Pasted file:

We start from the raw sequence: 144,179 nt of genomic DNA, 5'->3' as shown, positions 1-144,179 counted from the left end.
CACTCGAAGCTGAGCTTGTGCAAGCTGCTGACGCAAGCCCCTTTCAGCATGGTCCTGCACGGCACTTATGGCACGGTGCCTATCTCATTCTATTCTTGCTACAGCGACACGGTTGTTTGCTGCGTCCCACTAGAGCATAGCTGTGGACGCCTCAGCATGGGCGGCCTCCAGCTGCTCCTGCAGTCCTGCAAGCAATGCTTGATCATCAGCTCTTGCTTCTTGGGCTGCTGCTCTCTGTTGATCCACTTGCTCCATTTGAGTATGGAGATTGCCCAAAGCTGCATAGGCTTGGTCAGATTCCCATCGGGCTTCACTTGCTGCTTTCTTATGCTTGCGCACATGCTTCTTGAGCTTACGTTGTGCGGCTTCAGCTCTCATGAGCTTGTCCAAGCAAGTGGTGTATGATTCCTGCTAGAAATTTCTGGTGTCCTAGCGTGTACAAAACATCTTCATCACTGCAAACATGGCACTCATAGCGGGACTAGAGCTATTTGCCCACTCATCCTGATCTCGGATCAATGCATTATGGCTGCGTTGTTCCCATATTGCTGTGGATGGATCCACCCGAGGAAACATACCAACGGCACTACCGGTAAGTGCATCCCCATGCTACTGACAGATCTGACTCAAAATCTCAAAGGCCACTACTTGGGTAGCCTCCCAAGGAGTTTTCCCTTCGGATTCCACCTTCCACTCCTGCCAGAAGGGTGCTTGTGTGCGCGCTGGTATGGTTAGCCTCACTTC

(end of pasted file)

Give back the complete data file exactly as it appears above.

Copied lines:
We start from the raw sequence: 144,179 nt of genomic DNA, 5'->3' as shown, positions 1-144,179 counted from the left end.
CACTCGAAGCTGAGCTTGTGCAAGCTGCTGACGCAAGCCCCTTTCAGCATGGTCCTGCACGGCACTTATGGCACGGTGCCTATCTCATTCTATTCTTGCTACAGCGACACGGTTGTTTGCTGCGTCCCACTAGAGCATAGCTGTGGACGCCTCAGCATGGGCGGCCTCCAGCTGCTCCTGCAGTCCTGCAAGCAATGCTTGATCATCAGCTCTTGCTTCTTGGGCTGCTGCTCTCTGTTGATCCACTTGCTCCATTTGAGTATGGAGATTGCCCAAAGCTGCATAGGCTTGGTCAGATTCCCATCGGGCTTCACTTGCTGCTTTCTTATGCTTGCGCACATGCTTCTTGAGCTTACGTTGTGCGGCTTCAGCTCTCATGAGCTTGTCCAAGCAAGTGGTGTATGATTCCTGCTAGAAATTTCTGGTGTCCTAGCGTGTACAAAACATCTTCATCACTGCAAACATGGCACTCATAGCGGGACTAGAGCTATTTGCCCACTCATCCTGATCTCGGATCAATGCATTATGGCTGCGTTGTTCCCATATTGCTGTGGATGGATCCACCCGAGGAAACATACCAACGGCACTACCGGTAAGTGCATCCCCATGCTACTGACAGATCTGACTCAAAATCTCAAAGGCCACTACTTGGGTAGCCTCCCAAGGAGTTTTCCCTTCGGATTCCACCTTCCACTCCTGCCAGAAGGGTGCTTGTGTGCGCGCTGGTATGGTTAGCCTCACTTC